Much has already been truly recorded about each of these episodes, and the telling continues to the present day, a halfcentury after their occurrence. The Scottsboro story has been told in full-length books, including a substantial scholarly work, in a popular television documentary, in poetry, in numerous essays and commentaries. Harlan is accorded an honored place in labor history, is the subject of an exciting television drama, shown at commercial movie theaters as well, and of other literary efforts. The events at Camp Hill and Reeltown, Alabama, are prominently reported in a study by the federal government of efforts to organize rural unions. The sharecroppers’ epic is also preserved in a lengthy academic oral history, in books, in poems, and in other literary works. The folk songs born in these struggles have become a part of our national heritage.
Yet nothing of substance has been written about the Communist initiative in bringing about this primary awakening. True, there have been some passing references to the Communist contribution in a few histories. Whatever more extended remarks have appeared are mostly of a derogatory nature, sometimes outrageously libelous and calumnious, ignorant or unthinking repetitions of outright lies and myths. I do not mean to imply that amid all this debris there is not also some critical comment worthy of serious consideration, with which I intend to deal. The crucial Communist effort nevertheless remains unknown or obscure.
This book is an attempt to fill the gap. It makes no pretense at being a history, formal or otherwise, of the period as a whole. That is still to be done by an enterprising historian. Mine is a personal memoir a political memoir if you please, for which I alone am responsible.
I was a member of a small team of Communists who ventured into the Deep South in early 1930; I was a participant and close observer of this first effort at Communist organization in the region. Even after leaving, I remained a student of its history and continuing development.
Few contemporaries of that time are still around with whom to compare and consult, but fortunately I had many of my own writings of the period to use critically when memory alone proved insufficient or unreliable, as it often does. I drew heavily on the weekly tabloid periodical, the Southern Worker, which I edited and which recorded the events and opinions as reported and written about at the time and on the spot by our many correspondents as well as by staff. I had kept a file of letters to family and friends and many of the articles and essays written later. My own two books on the South (The Negro Question in the U.S. and Reconstruction: The Battle for Democracy), products of long and arduous studies begun while I was still in the region, supplied background and historical perspective.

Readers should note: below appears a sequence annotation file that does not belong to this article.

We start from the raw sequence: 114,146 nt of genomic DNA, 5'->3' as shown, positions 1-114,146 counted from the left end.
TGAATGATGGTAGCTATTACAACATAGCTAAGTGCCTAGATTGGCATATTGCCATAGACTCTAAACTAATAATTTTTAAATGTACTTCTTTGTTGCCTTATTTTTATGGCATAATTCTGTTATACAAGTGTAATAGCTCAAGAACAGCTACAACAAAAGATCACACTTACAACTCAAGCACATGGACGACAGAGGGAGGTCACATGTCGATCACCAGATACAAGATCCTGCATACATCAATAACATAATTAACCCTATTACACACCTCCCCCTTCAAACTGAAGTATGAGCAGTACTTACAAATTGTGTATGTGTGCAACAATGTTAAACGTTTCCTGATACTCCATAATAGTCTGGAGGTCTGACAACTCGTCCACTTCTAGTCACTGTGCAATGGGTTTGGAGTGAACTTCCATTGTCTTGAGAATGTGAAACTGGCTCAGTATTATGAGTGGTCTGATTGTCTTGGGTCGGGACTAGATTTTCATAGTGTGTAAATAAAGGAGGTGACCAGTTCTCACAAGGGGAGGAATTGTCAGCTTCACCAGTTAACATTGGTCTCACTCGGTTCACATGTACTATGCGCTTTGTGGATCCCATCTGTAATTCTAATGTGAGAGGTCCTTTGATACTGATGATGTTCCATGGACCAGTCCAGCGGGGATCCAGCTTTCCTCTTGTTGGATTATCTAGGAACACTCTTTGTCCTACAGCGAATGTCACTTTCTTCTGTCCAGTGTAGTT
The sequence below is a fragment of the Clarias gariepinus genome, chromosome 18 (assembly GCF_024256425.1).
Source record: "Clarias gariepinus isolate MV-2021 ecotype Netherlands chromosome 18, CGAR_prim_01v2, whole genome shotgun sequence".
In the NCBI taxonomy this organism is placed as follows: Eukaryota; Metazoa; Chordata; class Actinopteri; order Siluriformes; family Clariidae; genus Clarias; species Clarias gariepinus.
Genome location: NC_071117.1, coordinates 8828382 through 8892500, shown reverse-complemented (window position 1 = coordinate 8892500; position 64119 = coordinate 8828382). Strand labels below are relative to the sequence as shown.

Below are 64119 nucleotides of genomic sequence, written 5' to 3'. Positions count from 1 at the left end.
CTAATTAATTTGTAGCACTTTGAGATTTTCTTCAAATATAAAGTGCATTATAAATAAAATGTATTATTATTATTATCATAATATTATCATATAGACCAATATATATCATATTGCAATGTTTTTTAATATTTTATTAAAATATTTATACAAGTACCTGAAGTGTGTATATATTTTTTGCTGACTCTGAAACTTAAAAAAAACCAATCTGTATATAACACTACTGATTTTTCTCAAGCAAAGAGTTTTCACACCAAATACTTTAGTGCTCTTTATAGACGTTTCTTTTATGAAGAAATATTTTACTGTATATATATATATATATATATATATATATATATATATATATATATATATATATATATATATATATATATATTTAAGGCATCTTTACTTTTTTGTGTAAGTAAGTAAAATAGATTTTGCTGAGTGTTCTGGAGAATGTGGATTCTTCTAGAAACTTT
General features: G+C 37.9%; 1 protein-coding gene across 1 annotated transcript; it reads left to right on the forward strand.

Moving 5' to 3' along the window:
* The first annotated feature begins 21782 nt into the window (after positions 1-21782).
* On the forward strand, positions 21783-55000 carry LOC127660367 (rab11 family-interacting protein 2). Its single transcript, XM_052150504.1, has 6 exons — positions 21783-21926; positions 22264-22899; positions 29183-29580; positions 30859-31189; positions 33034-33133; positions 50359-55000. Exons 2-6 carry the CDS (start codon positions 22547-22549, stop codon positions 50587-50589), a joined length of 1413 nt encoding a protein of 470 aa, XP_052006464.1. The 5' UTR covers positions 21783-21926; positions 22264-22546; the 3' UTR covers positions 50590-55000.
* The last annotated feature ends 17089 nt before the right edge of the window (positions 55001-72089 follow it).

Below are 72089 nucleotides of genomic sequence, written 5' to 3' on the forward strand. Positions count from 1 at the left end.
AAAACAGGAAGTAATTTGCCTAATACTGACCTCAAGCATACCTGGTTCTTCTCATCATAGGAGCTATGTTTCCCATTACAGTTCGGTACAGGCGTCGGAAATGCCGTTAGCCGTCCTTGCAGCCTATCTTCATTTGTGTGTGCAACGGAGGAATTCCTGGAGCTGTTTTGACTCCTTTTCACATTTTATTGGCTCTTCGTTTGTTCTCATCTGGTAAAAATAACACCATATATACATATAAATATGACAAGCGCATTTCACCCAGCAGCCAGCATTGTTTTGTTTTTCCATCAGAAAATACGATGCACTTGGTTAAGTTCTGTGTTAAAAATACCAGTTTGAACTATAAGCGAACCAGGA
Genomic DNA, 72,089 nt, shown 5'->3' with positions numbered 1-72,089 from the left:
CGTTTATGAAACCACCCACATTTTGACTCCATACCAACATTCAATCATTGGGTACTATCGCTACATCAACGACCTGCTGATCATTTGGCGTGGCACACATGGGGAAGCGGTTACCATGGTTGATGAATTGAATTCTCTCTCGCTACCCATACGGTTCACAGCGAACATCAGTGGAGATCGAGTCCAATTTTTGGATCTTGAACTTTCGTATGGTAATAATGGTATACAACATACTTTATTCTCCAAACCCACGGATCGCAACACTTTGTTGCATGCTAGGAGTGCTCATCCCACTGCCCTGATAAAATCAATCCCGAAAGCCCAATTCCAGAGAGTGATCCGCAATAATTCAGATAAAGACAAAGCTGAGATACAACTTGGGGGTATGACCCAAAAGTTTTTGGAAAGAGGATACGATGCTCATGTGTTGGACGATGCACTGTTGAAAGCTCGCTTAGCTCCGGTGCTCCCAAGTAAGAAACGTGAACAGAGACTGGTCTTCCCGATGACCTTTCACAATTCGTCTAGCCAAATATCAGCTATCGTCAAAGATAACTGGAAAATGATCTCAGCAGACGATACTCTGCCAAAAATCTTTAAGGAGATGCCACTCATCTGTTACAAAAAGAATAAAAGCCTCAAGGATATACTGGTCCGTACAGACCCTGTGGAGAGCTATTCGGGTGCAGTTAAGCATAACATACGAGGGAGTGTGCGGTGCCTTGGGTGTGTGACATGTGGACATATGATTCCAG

I must admit at the start that we were subversives, as so often charged. We did conspire to change the Southern social order, to uproot its remnants of slavery, to improve the life conditions of Blacks and whites as well and to humanize, to civilize relations between them. Yes, as again often charged, socialism was our goal for the South as well as the North but we knew it was in the future. In the meantime, the order of things had to be improved. Along the way we wanted to overcome racism and the know-nothingism and obscurantism that continued to mar our history and current perceptions. And if socialism is the outcome of efforts such as these, why not?
I do not write here in condemnation of an entire region and its white people. Rather, I explore the distortions and disfigurations brought about by the specific turns and twists of history resulting in the particular class and ethnic formations that generated the superstitions and prejudices implanted in a people otherwise often well-meaning, civil, and friendly. These disfigurations are human failings that people can overcome, as they have been in the process of doing, as underlying conditions shift.New York, January 1984